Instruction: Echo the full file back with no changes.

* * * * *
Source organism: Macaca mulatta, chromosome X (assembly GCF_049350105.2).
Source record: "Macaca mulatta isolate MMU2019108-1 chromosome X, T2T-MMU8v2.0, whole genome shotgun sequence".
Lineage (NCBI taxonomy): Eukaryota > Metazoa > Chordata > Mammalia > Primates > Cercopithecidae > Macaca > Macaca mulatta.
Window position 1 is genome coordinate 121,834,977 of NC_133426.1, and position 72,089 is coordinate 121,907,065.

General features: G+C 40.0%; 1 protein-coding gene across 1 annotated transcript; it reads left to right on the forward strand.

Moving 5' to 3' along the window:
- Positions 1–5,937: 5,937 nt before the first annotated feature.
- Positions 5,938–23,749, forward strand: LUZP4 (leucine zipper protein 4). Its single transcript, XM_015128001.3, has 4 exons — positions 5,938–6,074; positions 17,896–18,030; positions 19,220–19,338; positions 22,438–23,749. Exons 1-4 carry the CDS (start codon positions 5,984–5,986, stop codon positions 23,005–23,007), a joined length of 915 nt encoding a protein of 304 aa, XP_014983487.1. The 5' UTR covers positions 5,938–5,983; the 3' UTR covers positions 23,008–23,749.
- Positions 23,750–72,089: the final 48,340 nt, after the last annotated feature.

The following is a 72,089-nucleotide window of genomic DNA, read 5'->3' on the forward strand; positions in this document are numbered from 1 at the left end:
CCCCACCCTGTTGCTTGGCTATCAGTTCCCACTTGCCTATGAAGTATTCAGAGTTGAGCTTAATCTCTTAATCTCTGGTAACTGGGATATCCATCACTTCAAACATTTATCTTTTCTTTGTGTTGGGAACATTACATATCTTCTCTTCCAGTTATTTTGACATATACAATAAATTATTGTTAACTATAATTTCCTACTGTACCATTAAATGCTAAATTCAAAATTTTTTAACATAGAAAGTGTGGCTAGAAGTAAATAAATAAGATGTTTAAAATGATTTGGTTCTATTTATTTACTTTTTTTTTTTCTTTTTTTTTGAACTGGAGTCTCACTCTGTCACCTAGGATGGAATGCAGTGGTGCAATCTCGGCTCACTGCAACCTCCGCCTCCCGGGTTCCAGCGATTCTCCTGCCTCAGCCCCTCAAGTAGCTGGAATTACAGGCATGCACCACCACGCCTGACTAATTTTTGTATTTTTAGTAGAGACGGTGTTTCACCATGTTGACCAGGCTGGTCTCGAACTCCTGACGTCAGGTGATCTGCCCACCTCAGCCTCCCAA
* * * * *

Source organism: Macaca mulatta, chromosome X (assembly GCF_049350105.2).
Source record: "Macaca mulatta isolate MMU2019108-1 chromosome X, T2T-MMU8v2.0, whole genome shotgun sequence".
Lineage (NCBI taxonomy): Eukaryota > Metazoa > Chordata > Mammalia > Primates > Cercopithecidae > Macaca > Macaca mulatta.
Window position 1 is genome coordinate 121,834,977 of NC_133426.1, and position 72,089 is coordinate 121,907,065.

General features: G+C 40.0%; 1 protein-coding gene across 1 annotated transcript; it reads left to right on the forward strand.

Moving 5' to 3' along the window:
- Positions 1–5,937: 5,937 nt before the first annotated feature.
- Positions 5,938–23,749, forward strand: LUZP4 (leucine zipper protein 4). Its single transcript, XM_015128001.3, has 4 exons — positions 5,938–6,074; positions 17,896–18,030; positions 19,220–19,338; positions 22,438–23,749. Exons 1-4 carry the CDS (start codon positions 5,984–5,986, stop codon positions 23,005–23,007), a joined length of 915 nt encoding a protein of 304 aa, XP_014983487.1. The 5' UTR covers positions 5,938–5,983; the 3' UTR covers positions 23,008–23,749.
- Positions 23,750–72,089: the final 48,340 nt, after the last annotated feature.

The following is a 72,089-nucleotide window of genomic DNA, read 5'->3' on the forward strand; positions in this document are numbered from 1 at the left end:
CCCCACCCTGTTGCTTGGCTATCAGTTCCCACTTGCCTATGAAGTATTCAGAGTTGAGCTTAATCTCTTAATCTCTGGTAACTGGGATATCCATCACTTCAAACATTTATCTTTTCTTTGTGTTGGGAACATTACATATCTTCTCTTCCAGTTATTTTGACATATACAATAAATTATTGTTAACTATAATTTCCTACTGTACCATTAAATGCTAAATTCAAAATTTTTTAACATAGAAAGTGTGGCTAGAAGTAAATAAATAAGATGTTTAAAATGATTTGGTTCTATTTATTTACTTTTTTTTTTTCTTTTTTTTTGAACTGGAGTCTCACTCTGTCACCTAGGATGGAATGCAGTGGTGCAATCTCGGCTCACTGCAACCTCCGCCTCCCGGGTTCCAGCGATTCTCCTGCCTCAGCCCCTCAAGTAGCTGGAATTACAGGCATGCACCACCACGCCTGACTAATTTTTGTATTTTTAGTAGAGACGGTGTTTCACCATGTTGACCAGGCTGGTCTCGAACTCCTGACGTCAGGTGATCTGCCCACCTCAGCCTCCCAA